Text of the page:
is not that heavy; I tend to think differently about such amounts of
    data on one web page. Once you want a solid program I think it's
    unwise to invoke this kind of memory requirements. You cannot be sure
    about the available memory of the client anyhow.

    --
    Bart
    Bart Van der Donck, Jul 31, 2008
    #2
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  3. Laser Lips

    Laser Lips Guest

    On Jul 31, 4:56 pm, Bart Van der Donck <> wrote:
    > Laser Lips wrote:
    > > Hi All. I'm building t a User Interface, which populates tables from
    > > a database dynamically. It's using a technology called CACHE
    > > (pronounced cashai, made by intersystem’s) to get the data form the
    > > server. There is no page loading or refreshing. It's very much like
    > > Ajax except there is no external file called, the server interprets
    > > these calls right there on the page and returns the value, just like
    > > calling a function. Interesting stuff.

    >
    > > Anyway, the data I get back is a huge JSON object, which sits in
    > > memory; this doesn’t seem to pose a problem. I've got Windows Task
    > > Manager open and I watch the little line graph move up and down.

    >
    > > I iterate through the JSON object to populate a table. There are only
    > > about 1000 rows so it’s not many, but I am building the table
    > > pragmatically using the DOM.

    >
    > > The first time I run this code it shoots through very quickly. Even
    > > if a I press the button which causes it to run through the process
    > > again, it still runs quickly. And even if I press it continuously, it
    > > runs the same speed. But if I refresh the page by right clicking and
    > > 'refresh page' or 'F5' the code runs but slower. And every subsequent
    > > page refresh and code run the code gets slower and slower. The CPU
    > > usage line graph starts hitting the roof.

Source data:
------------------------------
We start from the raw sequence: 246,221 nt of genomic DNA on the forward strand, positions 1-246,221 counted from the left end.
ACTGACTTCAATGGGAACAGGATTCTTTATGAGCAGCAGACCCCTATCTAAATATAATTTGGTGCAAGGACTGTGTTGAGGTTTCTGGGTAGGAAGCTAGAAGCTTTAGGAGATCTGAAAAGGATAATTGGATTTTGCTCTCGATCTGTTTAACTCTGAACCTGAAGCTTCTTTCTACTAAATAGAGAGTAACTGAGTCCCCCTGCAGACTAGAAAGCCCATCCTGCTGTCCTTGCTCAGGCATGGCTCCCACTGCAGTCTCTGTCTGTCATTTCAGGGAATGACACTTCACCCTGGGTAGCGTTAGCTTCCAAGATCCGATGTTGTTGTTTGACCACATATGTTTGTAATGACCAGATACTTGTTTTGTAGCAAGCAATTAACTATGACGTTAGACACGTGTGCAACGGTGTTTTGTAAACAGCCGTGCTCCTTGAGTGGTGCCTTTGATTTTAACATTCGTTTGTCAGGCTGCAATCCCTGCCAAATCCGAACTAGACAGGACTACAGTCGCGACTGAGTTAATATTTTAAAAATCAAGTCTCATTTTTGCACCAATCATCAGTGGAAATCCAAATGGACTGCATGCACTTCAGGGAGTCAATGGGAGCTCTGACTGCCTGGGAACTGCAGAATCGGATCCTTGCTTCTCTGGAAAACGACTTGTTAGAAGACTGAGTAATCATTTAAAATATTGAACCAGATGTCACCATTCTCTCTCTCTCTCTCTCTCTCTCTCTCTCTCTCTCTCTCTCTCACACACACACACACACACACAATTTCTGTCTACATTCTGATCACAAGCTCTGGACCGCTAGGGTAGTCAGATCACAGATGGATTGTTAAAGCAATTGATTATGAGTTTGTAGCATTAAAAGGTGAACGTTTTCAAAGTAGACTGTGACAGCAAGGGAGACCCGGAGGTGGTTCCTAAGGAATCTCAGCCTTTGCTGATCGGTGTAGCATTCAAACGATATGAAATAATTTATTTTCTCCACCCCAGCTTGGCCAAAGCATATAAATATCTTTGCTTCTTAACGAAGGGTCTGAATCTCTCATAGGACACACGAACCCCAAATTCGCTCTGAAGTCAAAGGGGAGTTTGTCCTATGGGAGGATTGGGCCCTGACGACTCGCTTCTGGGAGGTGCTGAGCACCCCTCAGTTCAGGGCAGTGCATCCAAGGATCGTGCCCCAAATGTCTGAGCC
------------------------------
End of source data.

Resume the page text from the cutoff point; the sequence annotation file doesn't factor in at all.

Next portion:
>
    > > I would have thought that the page refresh would clear memory?
    > > I'm trying to clear up after myself by setting certain variable to
    > > null, but no change. If I close the browser down and start again, the
    > > code runs quick again.

    >
    > > Why does the code run the same speed until I refresh the page. Are
    > > new variables being instantiated each time I load the page and the old
    > > ones staying alive?

    >
    > I think your observations are normal. F5 does refresh the page but not
    > the cache (use CTRL+F5 for that).
    >
    > You claim that the huge JSON-object (which represents 1000 table rows)
    > is not that heavy; I tend to think differently about such amounts of
    > data on one web page. Once you want a solid program I think it's
    > unwise to invoke this kind of memory requirements. You cannot be sure
    > about the available memory of the client anyhow.
    >
    > --
    > Bart


    Bart, your concern is correct, but how can I see how much memory is
    being used by the JSON object. I dont think windows memory graph is
    good enough.

    I'll look around for some aps
    Laser Lips, Aug 1, 2008
    #3
  4. Laser Lips wrote:

    > ...
    > Bart, your concern is correct, but how can I see how much memory is
    > being used by the JSON object.  I dont think windows memory graph is
    > good enough.


    I don't have a real need for such extra tools, but that might be my
    personal opinion. Common sense is probably more important; especially
    when coding for unknown computers (which is the default execution
    environment of javascript). And better play safe in case of doubt.

    Car brands invest billions of Euros in Formula-One; not because
    they're Ipso Facto sports fans, but because exploring the limits of
    their technologies gives them a vast benefit for the daily production
    work.

    Cheers

    --
    Bart
    Bart Van der Donck, Aug 2, 2008
    #4